This is, actually, the principle that was expressed in Article 9 of the French Constitution of 1789:
"Pecuniary privileges, personal or real, in the payment of taxes are abolished forever. Taxes shall be collected from all the citizens, and from all property, in the same manner and the same form. Plans shall be considered by which the taxes shall be paid proportionately by all."
In those days, "pecuniary privileges" (low or no taxes) were enjoyed by the aristocracy, which is what tends to happen when the aristocrats have political power as in the Ancien Regime. Today, those with political power are the democratic majority.
No surprise then that about 47% of Americans pay no income tax. Every exemption and deduction that litters the income tax code is a "pecuniary privilege" to some interest group. Either way, the solution, then and now, was "taxes shall be paid proportionately by all" – the principle of Uniformity. This was ensconced in the Constitution (also 1789) as the "uniformity clause" in Article I Section 8.
In practice, this would mean that a payroll-type tax on employees should be matched with a "flat income tax" on business, at the same rate. This was roughly the successful British system of the nineteenth century.
It all becomes a lot easier if the spending side of government is smaller. Then you could have taxes that are uniform (one rate across the board for all people in all situations), and also, low. This might take the form of a provident fund system for retirement pensions and also healthcare, as is used in Singapore today. There is a backup welfare system if this proves insufficient, but even with that this system has allowed Singapore to keep its revenue/GDP ratio to 14.2%.
You could probably fund this with a 20% VAT, and no other taxes – no income, payroll, or property taxes. Or, you could split it up, like Herman Cain's "9-9-9 Plan." The economist Lawrence Lindsey, who wrote President George Bush's 2001 tax cut plan, has said that his ideal Federal tax system would be a simple VAT. I agree with this: if we are starting from a clean slate, a simple VAT makes the most sense to me. This would involve the repeal of the Sixteenth Amendment, and probably the addition of a new amendment that updates the Constitution's original Uniformity Clause to modern conditions.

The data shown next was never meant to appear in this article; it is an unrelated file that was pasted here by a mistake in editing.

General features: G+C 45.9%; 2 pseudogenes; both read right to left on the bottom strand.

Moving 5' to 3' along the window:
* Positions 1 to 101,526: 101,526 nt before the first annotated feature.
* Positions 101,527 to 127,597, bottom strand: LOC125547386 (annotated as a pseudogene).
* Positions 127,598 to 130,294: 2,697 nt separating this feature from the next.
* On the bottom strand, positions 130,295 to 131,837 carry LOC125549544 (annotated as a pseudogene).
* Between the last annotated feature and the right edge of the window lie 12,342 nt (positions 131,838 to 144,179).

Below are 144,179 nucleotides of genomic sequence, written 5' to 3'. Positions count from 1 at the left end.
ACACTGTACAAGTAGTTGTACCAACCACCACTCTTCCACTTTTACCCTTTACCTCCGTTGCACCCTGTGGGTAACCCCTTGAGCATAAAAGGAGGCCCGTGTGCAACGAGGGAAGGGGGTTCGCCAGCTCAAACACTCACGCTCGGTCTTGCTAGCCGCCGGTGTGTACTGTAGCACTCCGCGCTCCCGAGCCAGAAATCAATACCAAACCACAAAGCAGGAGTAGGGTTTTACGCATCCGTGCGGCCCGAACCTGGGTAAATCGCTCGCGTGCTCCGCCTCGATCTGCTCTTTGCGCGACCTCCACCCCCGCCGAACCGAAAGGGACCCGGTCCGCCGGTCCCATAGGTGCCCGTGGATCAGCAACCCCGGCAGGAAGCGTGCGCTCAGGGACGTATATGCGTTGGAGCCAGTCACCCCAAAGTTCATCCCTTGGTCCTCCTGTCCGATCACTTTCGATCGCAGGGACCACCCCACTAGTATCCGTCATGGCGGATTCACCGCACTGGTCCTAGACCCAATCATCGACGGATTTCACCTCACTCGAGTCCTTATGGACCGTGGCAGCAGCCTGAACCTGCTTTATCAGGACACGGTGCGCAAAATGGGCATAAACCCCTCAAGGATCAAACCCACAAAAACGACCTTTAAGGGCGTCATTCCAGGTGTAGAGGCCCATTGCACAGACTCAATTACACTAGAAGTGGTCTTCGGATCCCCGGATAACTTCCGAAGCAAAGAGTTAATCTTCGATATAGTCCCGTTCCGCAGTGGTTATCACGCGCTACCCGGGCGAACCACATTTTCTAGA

The main reason that we have an income tax today is that we needed a way to produce revenue in wartime, in the days before the invention of the modern retail sales, payroll and VAT taxes. This was combined with Marxist notions that have since been discredited. But, now we have those other alternatives, so we don't need the income tax anymore. Soon, I think we will have a chance to get rid of it.
The Magic Formula is: Low Taxes, Stable Money. The Stable Money part is a gold standard. I think people are beginning to understand now why Stable Money has never been achieved any other way. Any human-run system eventually succumbs to human influences, known as "politics". (I say "eventually" but in practice, it was that way from Day 1: August 15, 1971.)
In the Reagan era, Low Taxes just meant the existing system with lower rates. But, our understanding of tax technology has advanced a lot even since the 1980s. We can do much better now.

Formerly a chief economist providing advice to institutional investors, Nathan Lewis now runs a private investing partnership in New York state. Published in the Financial Times, Asian Wall Street Journal, Huffington Post, Daily Yomiuri, The Daily Reckoning, Pravda, Forbes magazine, and by Dow Jones Newswires, he is also the author – with Addison Wiggin – of Gold: The Once and Future Money (John Wiley & Sons, 2007), as well as the essays and thoughts at New World Economics.

See the full archive of Nathan Lewis articles.